Dr. Samson Amean – Provincial Administrator
 “We are way behind other parts of  Papua New Guinea. We have to  run to catch up and sometimes we will stumble. That’s how best I can describe Enga  for you.”
 The provincial government is  now working  to rebuild the station  with investment worth K23 million. It’s a 50-50 joint venture with   Israeli company Innovative Agro Industries which brings with it experience in large scale agricultural production.
Sandis Tsaka – Deputy Provincial Administrator

In the provincial capital of Wabag,  they were introduced to members of the Provincial Executive Council  (PEC).  While a seemingly insignificant, the PEC is made up of  clan leaders  who have  considerable influence over the  some of the clans who involved in the tribal fights.  They’ve also come to understand the importance of high level foreign investment coupled  with a 50 percent  provincial government investment which they own through political representation.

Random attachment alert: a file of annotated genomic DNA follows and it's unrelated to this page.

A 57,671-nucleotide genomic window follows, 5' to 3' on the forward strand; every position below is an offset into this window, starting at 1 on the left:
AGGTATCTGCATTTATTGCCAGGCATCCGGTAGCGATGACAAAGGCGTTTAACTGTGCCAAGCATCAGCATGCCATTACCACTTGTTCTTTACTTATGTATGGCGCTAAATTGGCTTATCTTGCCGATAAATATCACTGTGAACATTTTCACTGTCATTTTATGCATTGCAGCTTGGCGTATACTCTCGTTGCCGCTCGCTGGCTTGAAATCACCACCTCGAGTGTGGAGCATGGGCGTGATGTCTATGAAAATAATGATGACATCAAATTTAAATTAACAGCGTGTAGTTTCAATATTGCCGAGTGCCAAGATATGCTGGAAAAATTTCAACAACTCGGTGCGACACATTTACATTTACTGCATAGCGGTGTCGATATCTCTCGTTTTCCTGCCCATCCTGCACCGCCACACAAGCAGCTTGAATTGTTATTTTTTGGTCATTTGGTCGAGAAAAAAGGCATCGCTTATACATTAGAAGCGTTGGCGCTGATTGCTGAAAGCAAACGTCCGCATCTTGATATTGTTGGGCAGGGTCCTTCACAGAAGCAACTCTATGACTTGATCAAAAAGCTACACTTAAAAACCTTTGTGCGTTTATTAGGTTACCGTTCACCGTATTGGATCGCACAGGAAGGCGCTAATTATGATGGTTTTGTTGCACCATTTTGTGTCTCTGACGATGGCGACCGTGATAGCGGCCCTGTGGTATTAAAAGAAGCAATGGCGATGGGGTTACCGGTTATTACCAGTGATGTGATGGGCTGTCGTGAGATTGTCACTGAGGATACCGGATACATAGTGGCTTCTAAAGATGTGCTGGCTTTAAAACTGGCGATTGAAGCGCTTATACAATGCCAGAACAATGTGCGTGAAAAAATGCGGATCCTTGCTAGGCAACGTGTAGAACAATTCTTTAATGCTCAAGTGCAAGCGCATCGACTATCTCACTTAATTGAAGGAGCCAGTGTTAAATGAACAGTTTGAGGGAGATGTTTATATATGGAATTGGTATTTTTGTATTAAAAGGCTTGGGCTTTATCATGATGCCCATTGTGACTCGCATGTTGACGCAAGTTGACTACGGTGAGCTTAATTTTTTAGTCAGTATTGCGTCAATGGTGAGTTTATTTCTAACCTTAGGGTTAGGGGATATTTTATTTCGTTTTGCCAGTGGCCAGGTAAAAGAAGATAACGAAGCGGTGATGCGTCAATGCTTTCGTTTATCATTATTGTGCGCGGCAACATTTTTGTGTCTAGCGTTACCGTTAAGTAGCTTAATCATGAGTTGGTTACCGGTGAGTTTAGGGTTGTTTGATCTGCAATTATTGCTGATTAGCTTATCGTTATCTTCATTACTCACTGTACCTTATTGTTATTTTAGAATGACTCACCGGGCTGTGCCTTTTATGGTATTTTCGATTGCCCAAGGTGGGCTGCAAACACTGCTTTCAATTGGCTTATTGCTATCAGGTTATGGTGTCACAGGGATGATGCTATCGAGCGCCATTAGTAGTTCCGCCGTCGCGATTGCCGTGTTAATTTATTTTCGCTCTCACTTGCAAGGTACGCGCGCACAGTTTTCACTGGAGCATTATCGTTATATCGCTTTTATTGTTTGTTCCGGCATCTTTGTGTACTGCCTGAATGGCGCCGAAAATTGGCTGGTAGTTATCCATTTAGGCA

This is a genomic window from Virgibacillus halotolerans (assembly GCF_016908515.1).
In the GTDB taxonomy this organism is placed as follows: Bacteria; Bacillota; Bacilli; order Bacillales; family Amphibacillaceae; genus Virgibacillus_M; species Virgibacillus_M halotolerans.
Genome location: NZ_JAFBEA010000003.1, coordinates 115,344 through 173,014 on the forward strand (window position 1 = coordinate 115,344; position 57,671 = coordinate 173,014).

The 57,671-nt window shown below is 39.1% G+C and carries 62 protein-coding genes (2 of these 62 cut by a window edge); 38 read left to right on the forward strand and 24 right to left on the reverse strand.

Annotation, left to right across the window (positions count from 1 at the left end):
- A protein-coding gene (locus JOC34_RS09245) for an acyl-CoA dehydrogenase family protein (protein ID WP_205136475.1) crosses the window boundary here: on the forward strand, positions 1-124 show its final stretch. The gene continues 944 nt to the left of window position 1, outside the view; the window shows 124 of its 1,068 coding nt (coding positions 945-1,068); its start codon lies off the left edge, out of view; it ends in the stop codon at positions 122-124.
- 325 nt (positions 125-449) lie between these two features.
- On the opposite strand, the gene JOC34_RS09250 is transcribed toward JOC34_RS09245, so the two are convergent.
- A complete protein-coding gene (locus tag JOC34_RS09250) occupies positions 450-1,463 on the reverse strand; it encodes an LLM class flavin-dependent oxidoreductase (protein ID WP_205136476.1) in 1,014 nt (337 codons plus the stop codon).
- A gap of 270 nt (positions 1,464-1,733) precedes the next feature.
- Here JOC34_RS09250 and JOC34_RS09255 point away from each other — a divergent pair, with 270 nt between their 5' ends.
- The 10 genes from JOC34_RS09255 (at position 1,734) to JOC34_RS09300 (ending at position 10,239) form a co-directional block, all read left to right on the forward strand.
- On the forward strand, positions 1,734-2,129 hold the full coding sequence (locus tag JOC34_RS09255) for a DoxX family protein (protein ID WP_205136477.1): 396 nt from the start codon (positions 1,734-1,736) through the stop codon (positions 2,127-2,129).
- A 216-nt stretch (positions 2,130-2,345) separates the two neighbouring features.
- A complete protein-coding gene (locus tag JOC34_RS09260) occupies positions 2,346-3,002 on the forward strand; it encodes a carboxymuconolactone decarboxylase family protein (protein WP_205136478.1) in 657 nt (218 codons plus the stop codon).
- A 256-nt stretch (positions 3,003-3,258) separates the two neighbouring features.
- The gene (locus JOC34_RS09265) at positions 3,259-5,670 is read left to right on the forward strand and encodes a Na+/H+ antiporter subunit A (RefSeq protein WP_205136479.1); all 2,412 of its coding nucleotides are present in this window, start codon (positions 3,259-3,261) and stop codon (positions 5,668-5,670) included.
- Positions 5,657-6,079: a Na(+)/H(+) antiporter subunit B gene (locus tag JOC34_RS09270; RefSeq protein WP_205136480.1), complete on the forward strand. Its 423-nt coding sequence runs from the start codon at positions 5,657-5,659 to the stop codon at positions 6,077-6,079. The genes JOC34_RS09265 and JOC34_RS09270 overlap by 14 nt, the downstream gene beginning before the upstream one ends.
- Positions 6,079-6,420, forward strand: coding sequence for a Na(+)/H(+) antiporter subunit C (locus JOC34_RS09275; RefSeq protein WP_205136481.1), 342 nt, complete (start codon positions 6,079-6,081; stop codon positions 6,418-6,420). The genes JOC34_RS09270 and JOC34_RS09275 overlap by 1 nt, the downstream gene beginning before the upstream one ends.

Sir Peter Ipatas – Enga Governor
 “The government is trying to invest into agricultural commodities that provide an economic sustenance for our people,” says the  Deputy Administrator for Economic Sector, Sandis Tsaka.
 “Investing in vegetables  as  cash crops  is now a really big thing and the partnership with the Israelis gives us the opportunity  to invest in the staple food crops already being farmed by our farmers.”
Member of the farming communities who will benefit from the project

Unlike neighboring  Western Highlands,  the availability of good agricultural  land  is limited.  The focus  of this project is to use the technology and skills  brought by the Israelis to produce high yielding crops that can be exported.

 “We aim to take over 100 percent of the market share of potatoes,” says Enga Governor  Sir Peter Ipatas.  “We want to reduce the import of potatos to a point where all the potatoes come from our farms in Enga.”
 The  company will create a nucleus agriculture estate able to produce 1000 tons of food  per harvest cycle.  An additional 1200 tons  will be produced by farmers from 320 households  with technical support from  the Israelis.
 The expected tonnage  from farmers translates to K2million  per harvest cycle being put directly into the hands of  Engan farmers.

who currently  compete with the food production volume  coming out of the neighboring  Western Highlands. This arrangement eliminates the freight and cost burden faced by individual farmers.